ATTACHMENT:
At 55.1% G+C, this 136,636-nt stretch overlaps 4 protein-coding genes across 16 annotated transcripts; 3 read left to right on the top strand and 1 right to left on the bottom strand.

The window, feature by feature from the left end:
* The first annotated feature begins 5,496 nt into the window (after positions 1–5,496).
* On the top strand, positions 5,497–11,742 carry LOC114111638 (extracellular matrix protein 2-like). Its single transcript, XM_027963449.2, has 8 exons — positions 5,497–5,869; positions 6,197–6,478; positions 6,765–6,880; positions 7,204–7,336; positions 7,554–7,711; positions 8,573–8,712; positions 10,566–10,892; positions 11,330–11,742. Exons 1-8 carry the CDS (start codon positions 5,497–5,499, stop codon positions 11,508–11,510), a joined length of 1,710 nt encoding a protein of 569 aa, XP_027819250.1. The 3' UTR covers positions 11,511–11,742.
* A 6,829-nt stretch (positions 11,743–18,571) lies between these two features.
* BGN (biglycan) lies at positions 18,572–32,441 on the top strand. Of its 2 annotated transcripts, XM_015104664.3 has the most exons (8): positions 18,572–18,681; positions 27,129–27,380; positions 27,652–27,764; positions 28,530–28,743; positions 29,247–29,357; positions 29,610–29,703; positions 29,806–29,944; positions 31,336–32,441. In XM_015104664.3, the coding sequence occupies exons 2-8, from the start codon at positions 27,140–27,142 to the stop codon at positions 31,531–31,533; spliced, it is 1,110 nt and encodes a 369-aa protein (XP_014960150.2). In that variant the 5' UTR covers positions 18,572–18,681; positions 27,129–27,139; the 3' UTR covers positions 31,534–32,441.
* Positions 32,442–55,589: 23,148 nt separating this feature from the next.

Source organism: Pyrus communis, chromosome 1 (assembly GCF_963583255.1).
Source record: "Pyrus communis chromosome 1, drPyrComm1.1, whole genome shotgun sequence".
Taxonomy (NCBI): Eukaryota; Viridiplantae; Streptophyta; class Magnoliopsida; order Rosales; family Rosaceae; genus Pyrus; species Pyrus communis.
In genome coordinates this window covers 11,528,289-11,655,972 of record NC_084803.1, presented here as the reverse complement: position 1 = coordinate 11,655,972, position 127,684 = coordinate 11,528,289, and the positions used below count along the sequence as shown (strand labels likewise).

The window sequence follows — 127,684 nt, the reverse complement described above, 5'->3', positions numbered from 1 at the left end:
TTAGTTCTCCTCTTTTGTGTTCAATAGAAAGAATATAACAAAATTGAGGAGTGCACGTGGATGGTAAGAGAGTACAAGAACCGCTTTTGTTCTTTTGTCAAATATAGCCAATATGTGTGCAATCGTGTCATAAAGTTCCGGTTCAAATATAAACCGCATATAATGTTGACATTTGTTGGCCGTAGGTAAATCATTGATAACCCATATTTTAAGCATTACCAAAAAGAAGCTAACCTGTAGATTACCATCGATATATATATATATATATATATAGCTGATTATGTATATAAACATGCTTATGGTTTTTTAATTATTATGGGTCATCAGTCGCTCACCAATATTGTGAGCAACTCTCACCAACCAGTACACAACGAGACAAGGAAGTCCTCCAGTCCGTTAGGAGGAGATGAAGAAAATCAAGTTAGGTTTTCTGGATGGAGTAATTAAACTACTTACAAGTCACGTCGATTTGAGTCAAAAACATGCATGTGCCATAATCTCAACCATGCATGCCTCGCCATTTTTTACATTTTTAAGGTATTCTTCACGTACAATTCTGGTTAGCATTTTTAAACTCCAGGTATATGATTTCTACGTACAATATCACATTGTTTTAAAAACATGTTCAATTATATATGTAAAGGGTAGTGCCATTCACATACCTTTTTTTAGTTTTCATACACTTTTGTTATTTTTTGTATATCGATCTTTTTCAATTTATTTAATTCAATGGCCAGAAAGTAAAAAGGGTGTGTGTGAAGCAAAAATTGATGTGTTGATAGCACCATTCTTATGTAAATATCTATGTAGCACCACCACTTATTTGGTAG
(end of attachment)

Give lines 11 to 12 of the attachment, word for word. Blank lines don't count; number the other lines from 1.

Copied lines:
In genome coordinates this window covers 11,528,289-11,655,972 of record NC_084803.1, presented here as the reverse complement: position 1 = coordinate 11,655,972, position 127,684 = coordinate 11,528,289, and the positions used below count along the sequence as shown (strand labels likewise).

The window sequence follows — 127,684 nt, the reverse complement described above, 5'->3', positions numbered from 1 at the left end: